Florida medical pot law misses deadline, nearly a year behind … Almost a year-and-a-half since Gov. Rick Scott and state lawmakers legalized a form of medical marijuana, the latest deadline for making it available to Floridians has gone up in smoke. Again. – MyPalmBeachPost
Dominant Social Theme: Say, it seems like there's a lot of pushback against any kind of cannabis legalization.
Free-Market Analysis: The article excerpted here focuses on the difficulties in bringing a particular form of medicinal cannabis to market in Florida. But there is good news here as well for those who want to see the end of cannabis prohibition. Region by region, state by state, city by city, cannabis legalization continues to advance. That's not just in the US but around the world.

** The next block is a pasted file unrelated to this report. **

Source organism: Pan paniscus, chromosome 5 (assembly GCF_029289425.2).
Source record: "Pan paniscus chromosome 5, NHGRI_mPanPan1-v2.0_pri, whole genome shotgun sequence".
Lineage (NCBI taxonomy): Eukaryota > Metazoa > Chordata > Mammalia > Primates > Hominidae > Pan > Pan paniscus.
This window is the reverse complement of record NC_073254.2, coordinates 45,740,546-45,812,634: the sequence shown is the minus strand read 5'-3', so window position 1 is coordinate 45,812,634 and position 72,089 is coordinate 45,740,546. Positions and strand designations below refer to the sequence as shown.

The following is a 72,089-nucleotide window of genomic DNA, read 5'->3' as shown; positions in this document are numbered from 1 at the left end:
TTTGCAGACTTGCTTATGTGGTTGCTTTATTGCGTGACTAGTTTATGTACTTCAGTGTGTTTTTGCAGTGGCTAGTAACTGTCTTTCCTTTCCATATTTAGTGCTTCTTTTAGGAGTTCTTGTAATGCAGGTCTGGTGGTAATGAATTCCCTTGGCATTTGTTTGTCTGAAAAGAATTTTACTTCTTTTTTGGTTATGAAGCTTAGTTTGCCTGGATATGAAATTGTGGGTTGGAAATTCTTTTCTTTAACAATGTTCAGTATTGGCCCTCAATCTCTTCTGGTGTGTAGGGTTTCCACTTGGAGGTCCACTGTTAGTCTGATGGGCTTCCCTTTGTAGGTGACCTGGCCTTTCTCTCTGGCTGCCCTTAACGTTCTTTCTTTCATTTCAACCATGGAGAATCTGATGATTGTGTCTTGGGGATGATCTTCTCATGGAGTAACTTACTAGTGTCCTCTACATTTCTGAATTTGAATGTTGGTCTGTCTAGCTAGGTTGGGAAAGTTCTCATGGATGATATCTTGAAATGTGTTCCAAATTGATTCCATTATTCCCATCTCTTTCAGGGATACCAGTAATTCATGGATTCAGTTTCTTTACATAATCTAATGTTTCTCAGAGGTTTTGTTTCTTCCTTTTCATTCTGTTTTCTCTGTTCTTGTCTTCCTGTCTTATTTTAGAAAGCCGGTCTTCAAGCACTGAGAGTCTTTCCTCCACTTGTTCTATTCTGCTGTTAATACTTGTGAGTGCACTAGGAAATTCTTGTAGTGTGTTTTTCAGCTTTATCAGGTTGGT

Yes, there is pushback. But there is pushback to the pushback. This article is a good example of that.
Cancer patients, as well as those suffering seizures as Pence's daughter does, were supposed to be able to obtain a non-euphoric marijuana oil dubbed Charlotte's Web beginning Jan. 1, 2015. But crafting regulations for a new Florida marijuana industry has stalled the introduction. Activists are frustrated, new legislative proposals are in play, and another effort to ask voters to approve full-blown marijuana for medical use is underway and aimed at next November's presidential ballot in Florida.
"Every week that goes by that this substance is not in the hands of these suffering families is one week too long," said Sen. Rob Bradley, R-Fleming Island, a sponsor of last year's Charlotte's Web bill. "I continue to be very, very frustrated."
We can see from this reporting that while there is frustration, proponents continue to be active. Thus the pressure increases to bring cannabis products to market.
It is even a good sign that senators like Rob Bradley feel free to express their frustration about what has gone wrong. Politicians are not noted for taking controversial stands. Bradley apparently feels comfortable enough on this issue to express himself clearly.